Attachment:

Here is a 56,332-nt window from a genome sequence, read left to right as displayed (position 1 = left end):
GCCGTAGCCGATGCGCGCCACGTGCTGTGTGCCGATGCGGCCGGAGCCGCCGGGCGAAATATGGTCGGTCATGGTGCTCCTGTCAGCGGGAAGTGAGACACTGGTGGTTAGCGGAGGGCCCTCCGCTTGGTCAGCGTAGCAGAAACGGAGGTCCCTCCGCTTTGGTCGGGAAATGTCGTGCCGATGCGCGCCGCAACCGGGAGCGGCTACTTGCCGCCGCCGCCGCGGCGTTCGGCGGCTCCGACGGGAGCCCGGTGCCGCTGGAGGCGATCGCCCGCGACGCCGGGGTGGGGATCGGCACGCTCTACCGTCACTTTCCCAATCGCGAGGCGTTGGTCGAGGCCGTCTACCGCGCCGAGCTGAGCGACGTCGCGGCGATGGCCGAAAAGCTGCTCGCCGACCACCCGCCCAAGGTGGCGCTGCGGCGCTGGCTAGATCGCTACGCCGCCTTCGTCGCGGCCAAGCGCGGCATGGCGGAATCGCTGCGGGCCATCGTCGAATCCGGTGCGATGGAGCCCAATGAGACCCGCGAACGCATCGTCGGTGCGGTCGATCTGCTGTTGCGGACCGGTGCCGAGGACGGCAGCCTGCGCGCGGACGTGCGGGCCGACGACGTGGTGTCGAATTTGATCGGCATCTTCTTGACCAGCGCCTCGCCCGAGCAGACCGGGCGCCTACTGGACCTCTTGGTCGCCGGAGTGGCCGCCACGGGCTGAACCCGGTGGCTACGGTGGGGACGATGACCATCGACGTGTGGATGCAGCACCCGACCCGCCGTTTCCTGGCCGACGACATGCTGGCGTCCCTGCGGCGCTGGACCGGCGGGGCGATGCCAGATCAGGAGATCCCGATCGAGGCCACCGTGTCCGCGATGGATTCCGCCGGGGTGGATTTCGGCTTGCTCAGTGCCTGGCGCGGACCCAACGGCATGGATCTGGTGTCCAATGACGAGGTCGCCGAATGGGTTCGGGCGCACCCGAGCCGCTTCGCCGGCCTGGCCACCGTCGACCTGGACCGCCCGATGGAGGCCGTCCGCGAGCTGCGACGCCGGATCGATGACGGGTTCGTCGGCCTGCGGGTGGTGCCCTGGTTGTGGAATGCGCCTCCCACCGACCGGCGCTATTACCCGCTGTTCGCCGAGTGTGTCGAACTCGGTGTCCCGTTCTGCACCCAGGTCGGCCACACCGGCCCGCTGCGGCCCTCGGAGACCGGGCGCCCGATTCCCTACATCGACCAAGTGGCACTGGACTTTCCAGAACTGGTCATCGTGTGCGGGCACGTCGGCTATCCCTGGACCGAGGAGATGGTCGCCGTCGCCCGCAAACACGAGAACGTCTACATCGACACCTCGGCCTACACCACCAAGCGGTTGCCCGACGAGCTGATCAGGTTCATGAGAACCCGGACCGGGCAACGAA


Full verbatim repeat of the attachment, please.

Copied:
Here is a 56,332-nt window from a genome sequence, read left to right as displayed (position 1 = left end):
GCCGTAGCCGATGCGCGCCACGTGCTGTGTGCCGATGCGGCCGGAGCCGCCGGGCGAAATATGGTCGGTCATGGTGCTCCTGTCAGCGGGAAGTGAGACACTGGTGGTTAGCGGAGGGCCCTCCGCTTGGTCAGCGTAGCAGAAACGGAGGTCCCTCCGCTTTGGTCGGGAAATGTCGTGCCGATGCGCGCCGCAACCGGGAGCGGCTACTTGCCGCCGCCGCCGCGGCGTTCGGCGGCTCCGACGGGAGCCCGGTGCCGCTGGAGGCGATCGCCCGCGACGCCGGGGTGGGGATCGGCACGCTCTACCGTCACTTTCCCAATCGCGAGGCGTTGGTCGAGGCCGTCTACCGCGCCGAGCTGAGCGACGTCGCGGCGATGGCCGAAAAGCTGCTCGCCGACCACCCGCCCAAGGTGGCGCTGCGGCGCTGGCTAGATCGCTACGCCGCCTTCGTCGCGGCCAAGCGCGGCATGGCGGAATCGCTGCGGGCCATCGTCGAATCCGGTGCGATGGAGCCCAATGAGACCCGCGAACGCATCGTCGGTGCGGTCGATCTGCTGTTGCGGACCGGTGCCGAGGACGGCAGCCTGCGCGCGGACGTGCGGGCCGACGACGTGGTGTCGAATTTGATCGGCATCTTCTTGACCAGCGCCTCGCCCGAGCAGACCGGGCGCCTACTGGACCTCTTGGTCGCCGGAGTGGCCGCCACGGGCTGAACCCGGTGGCTACGGTGGGGACGATGACCATCGACGTGTGGATGCAGCACCCGACCCGCCGTTTCCTGGCCGACGACATGCTGGCGTCCCTGCGGCGCTGGACCGGCGGGGCGATGCCAGATCAGGAGATCCCGATCGAGGCCACCGTGTCCGCGATGGATTCCGCCGGGGTGGATTTCGGCTTGCTCAGTGCCTGGCGCGGACCCAACGGCATGGATCTGGTGTCCAATGACGAGGTCGCCGAATGGGTTCGGGCGCACCCGAGCCGCTTCGCCGGCCTGGCCACCGTCGACCTGGACCGCCCGATGGAGGCCGTCCGCGAGCTGCGACGCCGGATCGATGACGGGTTCGTCGGCCTGCGGGTGGTGCCCTGGTTGTGGAATGCGCCTCCCACCGACCGGCGCTATTACCCGCTGTTCGCCGAGTGTGTCGAACTCGGTGTCCCGTTCTGCACCCAGGTCGGCCACACCGGCCCGCTGCGGCCCTCGGAGACCGGGCGCCCGATTCCCTACATCGACCAAGTGGCACTGGACTTTCCAGAACTGGTCATCGTGTGCGGGCACGTCGGCTATCCCTGGACCGAGGAGATGGTCGCCGTCGCCCGCAAACACGAGAACGTCTACATCGACACCTCGGCCTACACCACCAAGCGGTTGCCCGACGAGCTGATCAGGTTCATGAGAACCCGGACCGGGCAACGAA